UK Prime Minister Boris Johnson has won a resounding election victory after the Conservatives swept aside Labour in its traditional heartlands.
With only a couple of seats left to declare in the general election, the BBC forecasts a Tory majority of 78.
The prime minister said it would give him a mandate to "get Brexit done" and take the UK out of the EU next month.
Labour Party leader Jeremy Corbyn said Labour had a "very disappointing night" and he would not fight a future election.
The BBC forecast suggests the Tories will get 364 MPs, Labour 203, the SNP 48, the Lib Dems 12, Plaid Cymru four, the Greens one, and the Brexit Party none.
That means the Conservatives will have their biggest majority at Westminster since Margaret Thatcher's 1987 election victory.
Labour, which has lost seats across the North, Midlands and Wales in places which backed Brexit in 2016, is facing its worst defeat since 1935.
Johnson has addressed cheering party workers at Conservative headquarters, telling them there has been a political earthquake, with the Tories winning a "stonking" mandate, from Kensington to Clwyd South.
Speaking earlier at his count in Uxbridge, west London, Johnson said it looks like his party has been given a powerful new mandate to take the UK out of the European Union.
"It does look as though this One Nation Conservative government has been given a powerful new mandate to get Brexit done.
"I think this will turn out to be a historic election that gives us now, in this new government, the chance to respect the democratic will of the British people," Johnson said.
Boris Johnson became prime minister in July without a general election, after the Conservative Party elected him as leader to replace Theresa May.
Labour's vote is down around 8 percent on the 2017 general election, with the Tories up by just over 1 percent and the smaller parties having a better night.
Opposition Labour Party leader Jeremy Corbyn said it was a "very disappointing night" - and he would not lead Labour into the next election.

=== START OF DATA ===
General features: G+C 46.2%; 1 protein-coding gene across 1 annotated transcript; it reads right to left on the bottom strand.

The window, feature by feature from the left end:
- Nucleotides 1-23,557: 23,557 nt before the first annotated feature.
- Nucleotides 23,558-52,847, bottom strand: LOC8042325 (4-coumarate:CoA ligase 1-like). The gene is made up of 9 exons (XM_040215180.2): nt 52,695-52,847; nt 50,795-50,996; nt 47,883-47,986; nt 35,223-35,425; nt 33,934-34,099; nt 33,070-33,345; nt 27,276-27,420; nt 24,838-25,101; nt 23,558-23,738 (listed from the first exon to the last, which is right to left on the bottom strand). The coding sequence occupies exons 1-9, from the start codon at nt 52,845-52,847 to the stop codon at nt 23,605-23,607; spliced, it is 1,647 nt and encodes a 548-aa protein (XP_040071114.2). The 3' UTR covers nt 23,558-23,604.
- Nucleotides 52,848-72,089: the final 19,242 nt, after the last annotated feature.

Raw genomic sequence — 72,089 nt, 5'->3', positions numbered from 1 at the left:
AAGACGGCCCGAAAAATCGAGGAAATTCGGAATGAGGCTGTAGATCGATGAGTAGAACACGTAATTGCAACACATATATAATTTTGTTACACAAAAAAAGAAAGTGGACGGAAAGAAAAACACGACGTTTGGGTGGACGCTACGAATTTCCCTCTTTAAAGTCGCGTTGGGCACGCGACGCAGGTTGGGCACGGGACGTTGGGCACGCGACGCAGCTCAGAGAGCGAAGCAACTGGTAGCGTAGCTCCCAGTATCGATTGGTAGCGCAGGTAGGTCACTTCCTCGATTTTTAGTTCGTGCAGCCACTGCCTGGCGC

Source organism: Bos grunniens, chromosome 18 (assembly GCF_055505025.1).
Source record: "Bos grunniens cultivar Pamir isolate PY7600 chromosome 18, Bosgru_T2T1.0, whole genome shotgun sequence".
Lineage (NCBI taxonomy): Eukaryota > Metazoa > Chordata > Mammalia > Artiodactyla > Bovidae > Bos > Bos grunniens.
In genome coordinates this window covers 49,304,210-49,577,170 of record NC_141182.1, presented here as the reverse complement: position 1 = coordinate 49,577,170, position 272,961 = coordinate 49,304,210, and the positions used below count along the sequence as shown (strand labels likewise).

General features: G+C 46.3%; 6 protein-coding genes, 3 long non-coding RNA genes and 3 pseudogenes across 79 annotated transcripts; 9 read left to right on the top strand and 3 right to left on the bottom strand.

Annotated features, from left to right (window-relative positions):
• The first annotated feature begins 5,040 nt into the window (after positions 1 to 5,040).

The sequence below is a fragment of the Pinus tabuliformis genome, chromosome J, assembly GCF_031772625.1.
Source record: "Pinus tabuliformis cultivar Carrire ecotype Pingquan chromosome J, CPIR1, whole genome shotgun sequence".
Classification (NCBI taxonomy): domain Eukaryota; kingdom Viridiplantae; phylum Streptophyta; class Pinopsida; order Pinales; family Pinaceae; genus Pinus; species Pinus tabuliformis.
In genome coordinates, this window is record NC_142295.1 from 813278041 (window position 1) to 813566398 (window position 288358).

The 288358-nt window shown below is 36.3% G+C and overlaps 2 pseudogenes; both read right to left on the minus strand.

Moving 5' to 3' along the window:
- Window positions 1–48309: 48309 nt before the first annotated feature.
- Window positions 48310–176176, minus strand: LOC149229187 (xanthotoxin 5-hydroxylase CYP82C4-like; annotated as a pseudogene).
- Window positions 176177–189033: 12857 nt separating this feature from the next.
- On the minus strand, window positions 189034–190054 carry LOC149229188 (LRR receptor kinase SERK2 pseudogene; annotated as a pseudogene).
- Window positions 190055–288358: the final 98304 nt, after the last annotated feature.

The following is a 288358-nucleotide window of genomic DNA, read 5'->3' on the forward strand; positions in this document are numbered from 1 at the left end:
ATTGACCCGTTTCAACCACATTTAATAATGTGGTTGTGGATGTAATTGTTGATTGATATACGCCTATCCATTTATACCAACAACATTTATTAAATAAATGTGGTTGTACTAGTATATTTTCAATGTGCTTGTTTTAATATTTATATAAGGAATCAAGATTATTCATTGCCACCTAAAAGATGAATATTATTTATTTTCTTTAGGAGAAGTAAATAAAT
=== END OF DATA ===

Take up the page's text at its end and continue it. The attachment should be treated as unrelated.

"This is obviously a very disappointing night for the Labour Party with the result that we've got," Corbyn said after winning his north London electoral seat.
"I will not lead the party in any future general election campaign," he said, adding that the party needed to reflect and that he would lead the party as it discussed its future.
The calls for Corbyn's resignation started early on Thursday night UK time as early exit poll results showed a resounding victory for the Conservative Party.
Liberal Democrat leader Jo Swinson has lost her seat to the Scottish National Party.
Scottish National Party leader and Scotland's First Minister Nicola Sturgeon said it had been an "exceptional night" for her party.
She said Scotland had sent a "very clear message" that it did not want a Boris Johnson Conservative government and that the prime minister did not have a mandate to take Scotland out of the EU.
"We don't want Brexit," Sturgeon said. "Boris Johnson may have a mandate to take England out of the European Union, he emphatically does not have a mandate to take Scotland out of the European Union."
It was also a "strong endorsement" for Scotland having a choice over its own future in another independence referendum, something that a majority Conservative government would be reluctant to grant.
Johnson focused relentlessly on a single message - "get Brexit done" - promising to take the UK out of the EU by 31 January 2020 if he got a majority.
Britain will then go into a status-quo transition period until the end of 2020, which Johnson has said leaves ample time to negotiate a new relationship with the EU, including on trade.
Labour primarily campaigned on a promise to end austerity by increasing spending on public services and the National Health Service.
- BBC / Reuters